The Old Farmer's Almanac uses sunspot activity to help in making its weather predictions. What exactly are sunspots?
When the Sun's magnetic field pokes through its surface, it prevents the heat rising inside from coming through. As a result, the Sun's surface at these areas is cooler and darker than its surroundings, although still very bright. These dark areas are called sunspots.
Sometimes, when the magnetic field suddenly breaks around a sunspot, plasma explodes into space. These explosions, called solar flares and coronal mass ejections, can cause magnetic storms that can temporarily knock out Earth's satellites, electricity, and communications, and pose a hazard to astronauts.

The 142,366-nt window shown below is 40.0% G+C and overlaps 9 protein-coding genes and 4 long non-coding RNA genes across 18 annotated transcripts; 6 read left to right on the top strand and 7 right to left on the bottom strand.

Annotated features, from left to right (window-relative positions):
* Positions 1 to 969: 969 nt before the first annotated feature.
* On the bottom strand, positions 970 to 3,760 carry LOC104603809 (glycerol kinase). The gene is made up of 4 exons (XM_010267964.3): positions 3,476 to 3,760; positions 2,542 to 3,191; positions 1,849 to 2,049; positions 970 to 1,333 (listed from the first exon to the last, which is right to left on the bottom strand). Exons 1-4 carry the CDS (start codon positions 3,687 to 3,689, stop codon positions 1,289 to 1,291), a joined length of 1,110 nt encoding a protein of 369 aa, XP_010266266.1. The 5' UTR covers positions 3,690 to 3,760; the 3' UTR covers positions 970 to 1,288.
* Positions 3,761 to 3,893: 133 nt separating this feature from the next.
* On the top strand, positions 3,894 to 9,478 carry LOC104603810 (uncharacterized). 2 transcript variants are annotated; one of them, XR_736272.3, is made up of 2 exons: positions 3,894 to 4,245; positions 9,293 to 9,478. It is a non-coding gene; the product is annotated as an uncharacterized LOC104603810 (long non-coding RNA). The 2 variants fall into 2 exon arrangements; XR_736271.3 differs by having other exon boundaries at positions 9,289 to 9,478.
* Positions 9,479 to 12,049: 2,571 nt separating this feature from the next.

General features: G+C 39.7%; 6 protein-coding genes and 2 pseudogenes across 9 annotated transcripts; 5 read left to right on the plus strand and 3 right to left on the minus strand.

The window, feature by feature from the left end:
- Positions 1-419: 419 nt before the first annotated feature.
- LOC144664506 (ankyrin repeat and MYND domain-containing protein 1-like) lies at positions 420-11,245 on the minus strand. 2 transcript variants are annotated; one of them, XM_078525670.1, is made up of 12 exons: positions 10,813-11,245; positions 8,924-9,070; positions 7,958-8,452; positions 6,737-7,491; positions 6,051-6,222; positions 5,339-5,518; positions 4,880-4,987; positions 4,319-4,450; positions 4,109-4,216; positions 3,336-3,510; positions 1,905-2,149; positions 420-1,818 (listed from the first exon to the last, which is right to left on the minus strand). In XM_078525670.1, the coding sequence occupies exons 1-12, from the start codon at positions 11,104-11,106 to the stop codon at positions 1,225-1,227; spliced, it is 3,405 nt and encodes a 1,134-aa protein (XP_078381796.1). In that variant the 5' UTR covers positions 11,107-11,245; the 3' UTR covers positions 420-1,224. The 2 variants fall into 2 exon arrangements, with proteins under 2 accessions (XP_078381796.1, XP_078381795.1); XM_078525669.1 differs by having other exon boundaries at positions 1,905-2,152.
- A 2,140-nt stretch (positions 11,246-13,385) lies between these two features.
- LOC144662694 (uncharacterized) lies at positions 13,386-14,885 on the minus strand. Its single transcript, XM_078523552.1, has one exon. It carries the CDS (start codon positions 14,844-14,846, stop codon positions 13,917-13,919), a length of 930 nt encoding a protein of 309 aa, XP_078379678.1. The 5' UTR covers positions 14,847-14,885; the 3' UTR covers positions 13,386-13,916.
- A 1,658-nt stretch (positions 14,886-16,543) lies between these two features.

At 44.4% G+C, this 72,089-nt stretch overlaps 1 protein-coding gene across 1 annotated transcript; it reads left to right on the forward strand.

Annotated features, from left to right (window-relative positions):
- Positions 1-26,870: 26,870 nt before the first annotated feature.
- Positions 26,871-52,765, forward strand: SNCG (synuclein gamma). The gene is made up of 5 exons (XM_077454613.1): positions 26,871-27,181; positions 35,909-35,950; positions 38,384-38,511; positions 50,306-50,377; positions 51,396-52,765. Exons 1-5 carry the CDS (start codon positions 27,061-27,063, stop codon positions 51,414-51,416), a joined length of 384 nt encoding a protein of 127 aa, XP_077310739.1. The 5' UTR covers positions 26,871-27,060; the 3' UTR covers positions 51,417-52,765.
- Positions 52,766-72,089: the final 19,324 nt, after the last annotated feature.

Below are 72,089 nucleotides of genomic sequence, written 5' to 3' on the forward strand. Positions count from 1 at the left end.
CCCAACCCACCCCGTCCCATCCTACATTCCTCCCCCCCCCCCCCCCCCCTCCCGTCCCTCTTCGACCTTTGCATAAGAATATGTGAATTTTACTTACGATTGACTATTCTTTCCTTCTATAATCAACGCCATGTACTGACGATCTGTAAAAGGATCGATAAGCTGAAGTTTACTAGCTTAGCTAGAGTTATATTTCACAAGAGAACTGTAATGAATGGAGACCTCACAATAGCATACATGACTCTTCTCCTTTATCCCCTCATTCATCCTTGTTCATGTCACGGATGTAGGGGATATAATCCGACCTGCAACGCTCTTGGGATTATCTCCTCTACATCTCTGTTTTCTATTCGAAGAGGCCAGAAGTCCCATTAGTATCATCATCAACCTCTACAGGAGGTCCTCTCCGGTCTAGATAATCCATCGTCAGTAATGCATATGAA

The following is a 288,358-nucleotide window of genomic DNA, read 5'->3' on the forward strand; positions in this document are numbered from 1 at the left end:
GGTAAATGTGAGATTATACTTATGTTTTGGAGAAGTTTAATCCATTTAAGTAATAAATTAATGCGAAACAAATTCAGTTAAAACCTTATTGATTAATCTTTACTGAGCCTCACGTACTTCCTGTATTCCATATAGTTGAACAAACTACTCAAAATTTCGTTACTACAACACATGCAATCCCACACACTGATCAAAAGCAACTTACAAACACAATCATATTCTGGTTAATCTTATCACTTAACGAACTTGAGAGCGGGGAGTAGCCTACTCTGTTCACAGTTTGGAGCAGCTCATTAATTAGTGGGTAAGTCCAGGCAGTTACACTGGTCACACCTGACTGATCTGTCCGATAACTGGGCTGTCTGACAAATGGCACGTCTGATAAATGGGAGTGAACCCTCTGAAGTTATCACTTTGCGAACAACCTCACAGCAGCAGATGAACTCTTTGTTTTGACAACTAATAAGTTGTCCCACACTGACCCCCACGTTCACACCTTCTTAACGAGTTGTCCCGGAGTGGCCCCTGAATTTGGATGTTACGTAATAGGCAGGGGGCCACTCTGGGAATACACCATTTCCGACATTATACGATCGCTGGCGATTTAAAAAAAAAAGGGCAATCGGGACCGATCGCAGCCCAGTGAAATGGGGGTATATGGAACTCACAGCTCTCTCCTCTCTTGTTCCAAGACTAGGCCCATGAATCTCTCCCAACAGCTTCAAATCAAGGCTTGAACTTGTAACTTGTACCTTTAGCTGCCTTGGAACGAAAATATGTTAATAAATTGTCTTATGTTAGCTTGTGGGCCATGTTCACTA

Astronomers study sunspots to determine when these magnetic storms will occur. Scientists also examine how sunspots may affect Earth's climate. They look at . . .
Some sunspots are as big as Earth, while others are more than ten times that!
The count varies; sunspots often appear in groups. We know that sunspot counts generally rise and fall every 11 years on the average.
Each sunspot can last from a few hours to a few months.
This is the periodic change in the frequency of sunspots, which usually occurs over about 11 years.